Cases reported "Pain"

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1/157. Muscle pain as a prominent feature of facioscapulohumeral muscular dystrophy (FSHD): four illustrative case reports.

    Clinical studies of facioscapulohumeral muscular dystrophy (FSHD) rarely report muscle pain as a significant feature of the condition. We report four adult patients with FSHD in whom muscle pain was a presenting complaint and remains their most disabling symptom. These four patients were investigated using a pain questionnaire and diary. Inflammatory and metabolic causes of muscle pain were sought by muscle biopsy and a range of biochemical investigations. All patients reported between three and seven different pains of varying site and nature. None of the group had more than one painfree day per month and all complained of disturbed sleep. While some pains could potentially be attributed to postural problems, others were clearly myalgic in nature, though most often not specifically exercise-related. These myalgic pains could be particularly difficult to control. Results of metabolic investigations and muscle biopsy revealed no clue to the pathogenesis of these pains and there was no evidence for any exceptional inflammatory response. We believe that pain in FSHD is an under-reported but significant symptom and that further work is necessary to determine its prevalence, understand its cause and provide effective treatment.
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2/157. sympathetic nervous system and pain: a clinical reappraisal.

    The target article discusses various aspects of the relationship between the sympathetic system and pain. To this end, the patients under study are divided into three groups. In the first group, called "reflex sympathetic dystrophy" (RSD), the syndrome can be characterized by a triad of autonomic, motor, and sensory symptoms, which occur in a distally generalized distribution. The pain is typically felt deeply and diffusely, has an orthostatic component, and is suppressed by the ischemia test. Under those circumstances, the pain is likely to respond to sympatholytic interventions. In a second group, called "sympathetically maintained pain" (SMP) syndrome, the principal symptoms are spontaneous pain, which is felt superficially and has no orthostatic component, and allodynia. These symptoms, typically confined to the zone of a lesioned nerve, may also be relieved by sympathetic blocks. Since the characteristics of the pain differ between RSD and SMP, the underlying kind of sympathetic-sensory coupling may also vary between these cases. A very small third group of patients exhibits symptoms of both RSD and SMP. The dependence or independence of pain on sympathetic function reported in most published studies seems to be questionable because the degree of technical success of the block remains uncertain. Therefore, pain should not be reported as sympathetic function independent until the criteria for a complete sympathetic block have been established and satisfied.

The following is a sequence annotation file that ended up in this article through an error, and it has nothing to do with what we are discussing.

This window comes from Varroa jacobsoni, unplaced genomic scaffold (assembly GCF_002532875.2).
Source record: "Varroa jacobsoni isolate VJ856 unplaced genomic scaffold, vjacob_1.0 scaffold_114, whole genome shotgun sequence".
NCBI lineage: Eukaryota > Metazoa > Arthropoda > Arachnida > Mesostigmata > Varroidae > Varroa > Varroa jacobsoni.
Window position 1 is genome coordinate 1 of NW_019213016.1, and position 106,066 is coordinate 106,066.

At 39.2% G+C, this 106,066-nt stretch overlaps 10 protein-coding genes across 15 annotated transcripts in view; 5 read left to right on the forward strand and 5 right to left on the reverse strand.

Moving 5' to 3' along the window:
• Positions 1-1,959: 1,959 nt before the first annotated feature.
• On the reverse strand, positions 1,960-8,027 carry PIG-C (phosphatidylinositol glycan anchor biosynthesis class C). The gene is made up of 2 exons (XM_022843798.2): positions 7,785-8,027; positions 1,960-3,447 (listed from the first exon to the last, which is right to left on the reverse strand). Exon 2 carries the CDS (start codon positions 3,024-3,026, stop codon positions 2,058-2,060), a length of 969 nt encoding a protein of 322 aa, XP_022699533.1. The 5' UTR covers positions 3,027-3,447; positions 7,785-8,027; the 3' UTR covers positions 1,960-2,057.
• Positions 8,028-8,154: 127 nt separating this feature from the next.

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3/157. vulvodynia and vulvar vestibulitis: challenges in diagnosis and management.

    vulvodynia is a problem most family physicians can expect to encounter. It is a syndrome of unexplained vulvar pain, frequently accompanied by physical disabilities, limitation of daily activities, sexual dysfunction and psychologic distress. The patient's vulvar pain usually has an acute onset and, in most cases, becomes a chronic problem lasting months to years. The pain is often described as burning or stinging, or a feeling of rawness or irritation. vulvodynia may have multiple causes, with several subsets, including cyclic vulvovaginitis, vulvar vestibulitis syndrome, essential (dysesthetic) vulvodynia and vulvar dermatoses. Evaluation should include a thorough history and physical examination as well as cultures for bacteria and fungus, KOH microscopic examination and biopsy of any suspicious areas. Proper treatment mandates that the correct type of vulvodynia be identified. Depending on the specific diagnosis, treatment may include fluconazole, calcium citrate, tricyclic antidepressants, topical corticosteroids, physical therapy with biofeedback, surgery or laser therapy. Since vulvodynia is often a chronic condition, regular medical follow-up and referral to a support group are helpful for most patients.